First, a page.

Almost a decade ago, artificial hips using metal-on-metal components became popular. However, some patients began to experience what were thought to be allergic reactions to the metallic ions in them. Today, recent research indicates inflammatory reactions cause severe damage to soft tissue, muscles, and tendons, being caused by release of metal debris in the artificial hips.
After several studies, unusual quantities of soft-tissue were noticed in patients who had hip resurfacing. Based on those findings, within five it was estimated that 1% of patients who underwent hip resurfacing would exhibit this soft-tissue damage.
DePuy Orthopaedics, maker of a metal implant used in hip resurfacing, has recently come under fire after the August recall of one of their systems. A recent study found that 3.4% of patients studied who received a metal implant made by that company suffered reactions to the metal debris. According to DePuy, the metal sensitivity was lower than what was said in the research above, claiming internal research and other studies found far fewer complications.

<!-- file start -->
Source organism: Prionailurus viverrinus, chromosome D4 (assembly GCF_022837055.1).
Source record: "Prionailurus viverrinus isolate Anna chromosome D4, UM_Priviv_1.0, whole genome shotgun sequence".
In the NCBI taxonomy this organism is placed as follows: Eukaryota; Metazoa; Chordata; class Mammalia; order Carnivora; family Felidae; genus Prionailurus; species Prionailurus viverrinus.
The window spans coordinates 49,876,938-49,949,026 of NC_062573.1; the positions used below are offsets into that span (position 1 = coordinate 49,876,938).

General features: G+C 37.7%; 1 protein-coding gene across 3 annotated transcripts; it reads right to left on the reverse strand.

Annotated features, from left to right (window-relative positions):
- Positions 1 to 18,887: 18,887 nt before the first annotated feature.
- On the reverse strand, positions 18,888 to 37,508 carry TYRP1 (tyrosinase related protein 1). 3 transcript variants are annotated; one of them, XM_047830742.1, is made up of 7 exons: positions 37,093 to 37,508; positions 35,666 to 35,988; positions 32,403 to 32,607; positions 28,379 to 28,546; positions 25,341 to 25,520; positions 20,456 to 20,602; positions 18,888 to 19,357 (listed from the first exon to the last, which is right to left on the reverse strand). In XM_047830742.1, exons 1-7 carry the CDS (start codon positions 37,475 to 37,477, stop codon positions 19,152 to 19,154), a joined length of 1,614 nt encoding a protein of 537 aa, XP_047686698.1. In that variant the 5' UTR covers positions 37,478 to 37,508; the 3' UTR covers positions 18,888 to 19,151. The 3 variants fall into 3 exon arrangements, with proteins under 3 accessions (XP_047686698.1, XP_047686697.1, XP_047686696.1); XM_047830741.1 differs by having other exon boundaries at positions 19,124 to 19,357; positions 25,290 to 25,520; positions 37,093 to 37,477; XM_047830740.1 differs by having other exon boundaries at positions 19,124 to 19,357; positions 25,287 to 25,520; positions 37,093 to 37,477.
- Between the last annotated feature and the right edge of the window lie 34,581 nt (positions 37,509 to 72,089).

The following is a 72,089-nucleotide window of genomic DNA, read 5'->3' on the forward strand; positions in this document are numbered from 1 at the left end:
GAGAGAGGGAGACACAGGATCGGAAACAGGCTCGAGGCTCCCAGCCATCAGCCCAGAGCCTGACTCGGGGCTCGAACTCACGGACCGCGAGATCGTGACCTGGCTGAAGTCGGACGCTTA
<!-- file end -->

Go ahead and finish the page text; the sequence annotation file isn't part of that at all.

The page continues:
Orthopedic surgeons and professional groups of orthopedics are now looking deeper into the dangers of metal-on-metal hip replacement systems. Doctors are now recommending caution in the use of resurfacing on patients 55 and under. These cautionary considerations include testing for high levels of metallic ions in their bloodstreams and diagnostic scans to search for potential tissue damage.
Signs of metal-on-metal hip implant failure include:
• Swelling in implant area, Extreme Pain
• Dislocation of Implant
• A Clicking, Popping or Grinding Sound From Implant
• Loosening of Implant
• Inexplicable Hip, Thigh or Groin Pain
• Walking Pain
• Pain Rising from a Seated Position
• Pain with Weight Bearing